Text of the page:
Figure 3: Comparison Scores between Rounds (1 round=10 shots) (10)

 

Caffeine
may help in increasing mental concentration and reducing perception of
tiredness but it didn’t show any effect in this study (10).

 

Side-effects
of caffeine supplementations

The
caffeine supplementation side-effects questionnaire in shooters revealed that
commonly associated side-effects, such as headache, anxiety, and tremor.
Caffeine administration can induce arm and hand tremor and interfere with
shooting performance. Arm trembling was reported after a single cup of coffee
or caffeine administration of 300–600 mg of caffeine. And also, 300 mg of caffeine
caused a marked increase in body sway 40 min after caffeine ingestion compared
with a placebo trial (3).

Figure
1: Physiological effects of caffeine (9).

 

When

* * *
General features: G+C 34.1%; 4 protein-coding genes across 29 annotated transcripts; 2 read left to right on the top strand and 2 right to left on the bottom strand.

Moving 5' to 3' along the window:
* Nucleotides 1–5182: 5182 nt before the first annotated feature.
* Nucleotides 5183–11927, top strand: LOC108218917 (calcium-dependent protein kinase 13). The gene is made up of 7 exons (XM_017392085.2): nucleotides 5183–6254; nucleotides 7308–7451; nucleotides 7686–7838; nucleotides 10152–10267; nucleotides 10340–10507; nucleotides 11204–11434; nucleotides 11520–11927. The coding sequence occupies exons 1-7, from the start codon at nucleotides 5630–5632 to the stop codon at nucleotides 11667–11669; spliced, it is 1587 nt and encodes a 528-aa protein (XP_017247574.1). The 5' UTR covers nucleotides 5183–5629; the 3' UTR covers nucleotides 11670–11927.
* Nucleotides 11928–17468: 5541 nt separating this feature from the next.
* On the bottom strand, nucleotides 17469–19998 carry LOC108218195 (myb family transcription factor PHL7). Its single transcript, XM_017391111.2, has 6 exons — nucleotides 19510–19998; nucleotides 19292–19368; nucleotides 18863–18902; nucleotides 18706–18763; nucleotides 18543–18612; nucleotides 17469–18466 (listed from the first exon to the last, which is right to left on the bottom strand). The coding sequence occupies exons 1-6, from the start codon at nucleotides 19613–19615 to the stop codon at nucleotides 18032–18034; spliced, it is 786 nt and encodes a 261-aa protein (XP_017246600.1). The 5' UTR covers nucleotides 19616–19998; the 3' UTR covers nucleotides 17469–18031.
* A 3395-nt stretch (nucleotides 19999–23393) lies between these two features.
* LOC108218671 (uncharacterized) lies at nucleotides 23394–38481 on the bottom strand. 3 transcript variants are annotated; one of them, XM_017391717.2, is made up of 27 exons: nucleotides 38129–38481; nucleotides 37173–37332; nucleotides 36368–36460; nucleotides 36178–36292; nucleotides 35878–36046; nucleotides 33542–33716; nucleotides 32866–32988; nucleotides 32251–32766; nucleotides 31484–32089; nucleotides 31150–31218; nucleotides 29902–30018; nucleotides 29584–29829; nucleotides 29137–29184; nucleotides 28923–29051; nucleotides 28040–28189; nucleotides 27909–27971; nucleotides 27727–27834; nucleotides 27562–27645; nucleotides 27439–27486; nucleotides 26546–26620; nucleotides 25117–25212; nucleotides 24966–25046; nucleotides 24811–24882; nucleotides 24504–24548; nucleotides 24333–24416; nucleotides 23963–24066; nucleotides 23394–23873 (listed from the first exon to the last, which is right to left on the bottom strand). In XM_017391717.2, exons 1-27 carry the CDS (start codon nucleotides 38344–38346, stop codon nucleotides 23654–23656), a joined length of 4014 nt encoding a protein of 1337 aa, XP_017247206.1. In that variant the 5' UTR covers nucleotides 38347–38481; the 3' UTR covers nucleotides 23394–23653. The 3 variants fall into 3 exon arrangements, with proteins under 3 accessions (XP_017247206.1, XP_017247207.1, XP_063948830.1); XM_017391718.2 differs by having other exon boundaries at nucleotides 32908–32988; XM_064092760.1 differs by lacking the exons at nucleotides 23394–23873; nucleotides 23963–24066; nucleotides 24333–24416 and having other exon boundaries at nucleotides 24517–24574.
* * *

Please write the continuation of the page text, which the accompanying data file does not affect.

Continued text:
caffeine ingested in excessive amounts for extended periods, caffeine produces
a specific toxicity (caffeinism), which consists primarily of the following:

·       
Central nervous
system features : Headache, lightheadedness, anxiety, agitation, tremulousness,
perioral and extremity tingling, confusion, psychosis, seizures

·       
Cardiovascular
features : Palpitations or racing heart rate, chest pain

·       
Gastrointestinal
features: Nausea and vomiting, abdominal pain, diarrhea, bowel incontinence,
anorexia (4).

Clinician
agree that not increase a health risk with consumption of up to 400 mg (?5.5 mg/ kg for a 75 kg individual) of caffeine doses per day by
healthy adults (12).

 

Recommendations

It
is recommended that shooters investigate other avenues of their athletic performance
for an enhancement before considering the use of caffeine products as a supplementation.
However, if you are contemplating using caffeine products during shooting
training, please request medical supervision to ensure the levels of
consumption are safe and appropriate. Some athletes’ experience a perceived or
psychological benefit from the ingestion of caffeine. This means some
individuals are ‘caffeine responders’, while others are ‘no responders’ with
caffeine consumption. For both groups, our advice is again to seek a medical
consult before use (2).